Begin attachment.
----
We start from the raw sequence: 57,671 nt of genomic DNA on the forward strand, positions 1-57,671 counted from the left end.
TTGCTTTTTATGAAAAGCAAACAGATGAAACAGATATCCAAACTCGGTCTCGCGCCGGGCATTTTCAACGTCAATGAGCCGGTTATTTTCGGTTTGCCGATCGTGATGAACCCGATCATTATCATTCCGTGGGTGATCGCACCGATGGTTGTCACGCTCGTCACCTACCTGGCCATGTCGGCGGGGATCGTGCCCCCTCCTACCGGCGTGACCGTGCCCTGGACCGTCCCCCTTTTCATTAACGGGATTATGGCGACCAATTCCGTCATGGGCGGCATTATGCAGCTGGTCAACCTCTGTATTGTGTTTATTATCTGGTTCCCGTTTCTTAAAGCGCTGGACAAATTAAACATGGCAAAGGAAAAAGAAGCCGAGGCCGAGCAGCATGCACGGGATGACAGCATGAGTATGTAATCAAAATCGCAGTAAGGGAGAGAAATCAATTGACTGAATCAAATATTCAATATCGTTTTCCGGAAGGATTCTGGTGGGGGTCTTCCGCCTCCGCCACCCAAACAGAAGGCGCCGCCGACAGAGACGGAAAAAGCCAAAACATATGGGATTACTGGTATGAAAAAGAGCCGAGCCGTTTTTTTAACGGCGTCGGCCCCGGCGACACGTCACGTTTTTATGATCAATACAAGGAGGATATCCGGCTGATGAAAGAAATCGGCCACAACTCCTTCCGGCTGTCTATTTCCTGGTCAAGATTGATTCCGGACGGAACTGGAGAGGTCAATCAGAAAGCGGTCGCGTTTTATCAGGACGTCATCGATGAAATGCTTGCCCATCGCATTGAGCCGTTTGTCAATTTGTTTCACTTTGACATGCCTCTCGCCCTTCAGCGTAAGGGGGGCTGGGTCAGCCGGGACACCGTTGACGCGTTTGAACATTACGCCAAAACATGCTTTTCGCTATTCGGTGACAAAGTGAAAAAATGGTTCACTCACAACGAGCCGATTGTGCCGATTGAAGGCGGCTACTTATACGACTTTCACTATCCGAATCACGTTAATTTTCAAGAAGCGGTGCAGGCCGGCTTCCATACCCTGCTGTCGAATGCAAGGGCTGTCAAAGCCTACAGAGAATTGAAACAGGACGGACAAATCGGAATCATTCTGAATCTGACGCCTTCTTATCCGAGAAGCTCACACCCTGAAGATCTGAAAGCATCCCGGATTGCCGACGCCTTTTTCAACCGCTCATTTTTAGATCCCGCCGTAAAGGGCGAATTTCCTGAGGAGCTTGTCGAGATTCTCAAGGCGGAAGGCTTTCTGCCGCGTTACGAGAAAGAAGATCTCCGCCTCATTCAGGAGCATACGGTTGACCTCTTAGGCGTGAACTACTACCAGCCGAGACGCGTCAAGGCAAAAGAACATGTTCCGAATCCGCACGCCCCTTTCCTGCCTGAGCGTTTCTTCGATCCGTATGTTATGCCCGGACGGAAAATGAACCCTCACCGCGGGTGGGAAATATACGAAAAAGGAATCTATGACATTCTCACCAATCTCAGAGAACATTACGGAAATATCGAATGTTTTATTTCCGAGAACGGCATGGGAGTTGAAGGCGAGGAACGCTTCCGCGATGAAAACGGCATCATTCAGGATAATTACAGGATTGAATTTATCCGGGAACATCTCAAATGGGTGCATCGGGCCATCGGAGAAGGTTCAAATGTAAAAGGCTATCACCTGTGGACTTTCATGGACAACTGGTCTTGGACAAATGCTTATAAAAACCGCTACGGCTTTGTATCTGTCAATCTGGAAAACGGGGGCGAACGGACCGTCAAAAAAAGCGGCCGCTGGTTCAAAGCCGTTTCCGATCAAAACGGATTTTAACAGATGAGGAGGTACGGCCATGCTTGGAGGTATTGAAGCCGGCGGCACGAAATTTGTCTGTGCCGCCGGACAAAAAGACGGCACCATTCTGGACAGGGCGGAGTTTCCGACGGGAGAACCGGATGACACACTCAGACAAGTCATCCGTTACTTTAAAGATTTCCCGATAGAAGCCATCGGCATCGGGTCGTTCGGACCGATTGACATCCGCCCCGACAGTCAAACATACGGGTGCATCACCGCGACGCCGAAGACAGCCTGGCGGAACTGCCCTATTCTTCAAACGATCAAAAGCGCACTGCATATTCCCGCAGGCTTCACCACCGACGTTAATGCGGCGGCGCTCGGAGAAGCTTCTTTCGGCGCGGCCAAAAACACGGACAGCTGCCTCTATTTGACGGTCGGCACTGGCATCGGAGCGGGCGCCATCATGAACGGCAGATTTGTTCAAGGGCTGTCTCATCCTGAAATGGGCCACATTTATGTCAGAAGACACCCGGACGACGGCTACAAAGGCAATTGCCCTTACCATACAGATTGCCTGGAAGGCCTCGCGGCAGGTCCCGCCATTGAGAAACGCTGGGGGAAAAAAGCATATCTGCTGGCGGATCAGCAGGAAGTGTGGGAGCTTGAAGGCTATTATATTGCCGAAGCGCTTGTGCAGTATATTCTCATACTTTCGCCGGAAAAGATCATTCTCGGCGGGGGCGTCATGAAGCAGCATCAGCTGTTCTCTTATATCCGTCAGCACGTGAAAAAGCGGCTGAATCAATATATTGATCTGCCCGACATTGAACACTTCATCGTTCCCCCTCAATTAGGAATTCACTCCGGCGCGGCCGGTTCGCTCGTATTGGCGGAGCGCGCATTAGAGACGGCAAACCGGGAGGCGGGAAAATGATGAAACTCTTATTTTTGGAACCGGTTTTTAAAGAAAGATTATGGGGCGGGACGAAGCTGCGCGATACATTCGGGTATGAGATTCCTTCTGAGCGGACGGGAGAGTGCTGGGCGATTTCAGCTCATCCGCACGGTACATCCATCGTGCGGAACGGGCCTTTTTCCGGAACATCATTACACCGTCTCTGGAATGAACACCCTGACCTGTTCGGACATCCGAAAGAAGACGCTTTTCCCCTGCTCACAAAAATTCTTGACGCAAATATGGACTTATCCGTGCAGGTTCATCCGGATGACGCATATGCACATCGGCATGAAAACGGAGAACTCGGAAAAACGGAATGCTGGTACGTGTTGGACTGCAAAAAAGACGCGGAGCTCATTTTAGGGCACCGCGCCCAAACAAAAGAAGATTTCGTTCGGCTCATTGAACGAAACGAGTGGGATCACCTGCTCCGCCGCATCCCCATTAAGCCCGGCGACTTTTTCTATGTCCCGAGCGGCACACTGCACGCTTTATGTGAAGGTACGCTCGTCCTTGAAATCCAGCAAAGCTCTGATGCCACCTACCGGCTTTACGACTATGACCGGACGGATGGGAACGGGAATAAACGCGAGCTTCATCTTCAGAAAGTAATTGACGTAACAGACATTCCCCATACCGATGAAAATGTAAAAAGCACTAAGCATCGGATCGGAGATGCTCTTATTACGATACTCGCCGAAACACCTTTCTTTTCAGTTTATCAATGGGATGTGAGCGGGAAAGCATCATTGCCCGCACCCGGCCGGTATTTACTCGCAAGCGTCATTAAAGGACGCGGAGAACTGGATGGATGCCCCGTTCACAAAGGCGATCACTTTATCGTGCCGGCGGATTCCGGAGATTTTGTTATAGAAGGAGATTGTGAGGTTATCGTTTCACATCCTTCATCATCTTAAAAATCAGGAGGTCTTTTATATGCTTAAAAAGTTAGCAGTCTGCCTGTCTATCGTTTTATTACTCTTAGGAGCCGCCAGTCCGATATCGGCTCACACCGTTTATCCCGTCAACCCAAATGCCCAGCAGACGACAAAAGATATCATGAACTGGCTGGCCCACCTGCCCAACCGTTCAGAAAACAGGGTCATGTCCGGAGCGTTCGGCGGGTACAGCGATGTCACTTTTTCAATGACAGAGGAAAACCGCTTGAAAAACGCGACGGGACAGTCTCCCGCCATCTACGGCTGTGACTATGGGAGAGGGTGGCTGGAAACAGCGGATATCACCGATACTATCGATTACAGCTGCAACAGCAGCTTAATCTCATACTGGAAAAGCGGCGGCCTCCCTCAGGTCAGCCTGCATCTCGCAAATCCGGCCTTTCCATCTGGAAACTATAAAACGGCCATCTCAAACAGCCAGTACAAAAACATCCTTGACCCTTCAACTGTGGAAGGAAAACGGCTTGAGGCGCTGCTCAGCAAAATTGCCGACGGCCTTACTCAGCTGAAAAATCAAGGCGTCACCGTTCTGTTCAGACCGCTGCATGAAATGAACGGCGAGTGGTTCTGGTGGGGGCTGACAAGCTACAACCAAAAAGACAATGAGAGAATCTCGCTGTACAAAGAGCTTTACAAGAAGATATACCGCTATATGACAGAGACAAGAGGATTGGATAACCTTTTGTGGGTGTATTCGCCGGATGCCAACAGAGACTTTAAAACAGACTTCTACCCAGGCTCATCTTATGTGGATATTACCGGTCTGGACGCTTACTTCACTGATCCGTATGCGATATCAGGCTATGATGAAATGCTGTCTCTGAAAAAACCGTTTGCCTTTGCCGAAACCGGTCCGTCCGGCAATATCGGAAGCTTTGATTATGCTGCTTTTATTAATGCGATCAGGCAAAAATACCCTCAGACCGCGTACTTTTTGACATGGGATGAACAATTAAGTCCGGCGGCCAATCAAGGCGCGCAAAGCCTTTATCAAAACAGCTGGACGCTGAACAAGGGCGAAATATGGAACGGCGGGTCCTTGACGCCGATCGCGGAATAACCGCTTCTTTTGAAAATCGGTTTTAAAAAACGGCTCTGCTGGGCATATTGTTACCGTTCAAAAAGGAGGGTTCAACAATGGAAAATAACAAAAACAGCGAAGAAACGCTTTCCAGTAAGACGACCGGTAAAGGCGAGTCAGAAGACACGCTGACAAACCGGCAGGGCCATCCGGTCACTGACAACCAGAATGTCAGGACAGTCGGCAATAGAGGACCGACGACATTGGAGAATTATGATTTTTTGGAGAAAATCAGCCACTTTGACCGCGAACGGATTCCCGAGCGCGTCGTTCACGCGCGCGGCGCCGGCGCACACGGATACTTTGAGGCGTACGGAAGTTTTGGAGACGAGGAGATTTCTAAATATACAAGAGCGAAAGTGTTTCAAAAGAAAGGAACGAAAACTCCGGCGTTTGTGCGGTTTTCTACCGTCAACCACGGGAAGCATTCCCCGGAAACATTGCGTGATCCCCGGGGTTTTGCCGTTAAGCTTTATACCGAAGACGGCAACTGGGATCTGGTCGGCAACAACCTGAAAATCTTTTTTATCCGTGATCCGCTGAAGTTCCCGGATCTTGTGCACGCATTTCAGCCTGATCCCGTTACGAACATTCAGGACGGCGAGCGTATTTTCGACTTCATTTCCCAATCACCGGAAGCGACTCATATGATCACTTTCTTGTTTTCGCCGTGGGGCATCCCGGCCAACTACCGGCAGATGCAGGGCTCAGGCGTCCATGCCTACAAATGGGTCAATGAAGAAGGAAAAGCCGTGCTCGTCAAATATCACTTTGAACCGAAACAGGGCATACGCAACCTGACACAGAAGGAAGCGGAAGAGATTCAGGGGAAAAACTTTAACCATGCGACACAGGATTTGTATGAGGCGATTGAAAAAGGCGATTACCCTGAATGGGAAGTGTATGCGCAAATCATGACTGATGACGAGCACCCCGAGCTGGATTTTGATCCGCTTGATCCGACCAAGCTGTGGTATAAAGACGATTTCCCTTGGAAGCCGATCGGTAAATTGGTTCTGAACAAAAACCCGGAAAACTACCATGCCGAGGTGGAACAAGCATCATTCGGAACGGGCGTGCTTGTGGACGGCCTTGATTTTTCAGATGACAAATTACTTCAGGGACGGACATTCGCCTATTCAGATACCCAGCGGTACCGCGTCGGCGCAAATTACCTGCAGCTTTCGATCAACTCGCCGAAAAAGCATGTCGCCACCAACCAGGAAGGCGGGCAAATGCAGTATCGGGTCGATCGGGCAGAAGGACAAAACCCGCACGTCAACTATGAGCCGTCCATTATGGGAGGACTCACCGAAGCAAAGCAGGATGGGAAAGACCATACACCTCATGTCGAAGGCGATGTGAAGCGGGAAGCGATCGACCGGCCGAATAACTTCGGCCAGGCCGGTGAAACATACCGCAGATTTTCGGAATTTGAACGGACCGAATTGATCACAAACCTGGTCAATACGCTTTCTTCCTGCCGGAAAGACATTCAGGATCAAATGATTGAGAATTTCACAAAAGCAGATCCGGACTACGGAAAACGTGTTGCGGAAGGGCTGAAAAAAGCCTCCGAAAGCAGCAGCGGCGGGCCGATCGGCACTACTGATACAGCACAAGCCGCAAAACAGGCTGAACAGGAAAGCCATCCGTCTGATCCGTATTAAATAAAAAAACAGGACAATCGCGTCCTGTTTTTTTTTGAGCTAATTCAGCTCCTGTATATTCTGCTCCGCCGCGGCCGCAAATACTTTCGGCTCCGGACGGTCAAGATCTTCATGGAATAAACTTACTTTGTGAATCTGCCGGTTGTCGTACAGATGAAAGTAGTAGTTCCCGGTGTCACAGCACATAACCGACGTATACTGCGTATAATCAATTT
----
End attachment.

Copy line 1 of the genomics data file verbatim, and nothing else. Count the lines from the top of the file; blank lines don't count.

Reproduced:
We start from the raw sequence: 57,671 nt of genomic DNA on the forward strand, positions 1-57,671 counted from the left end.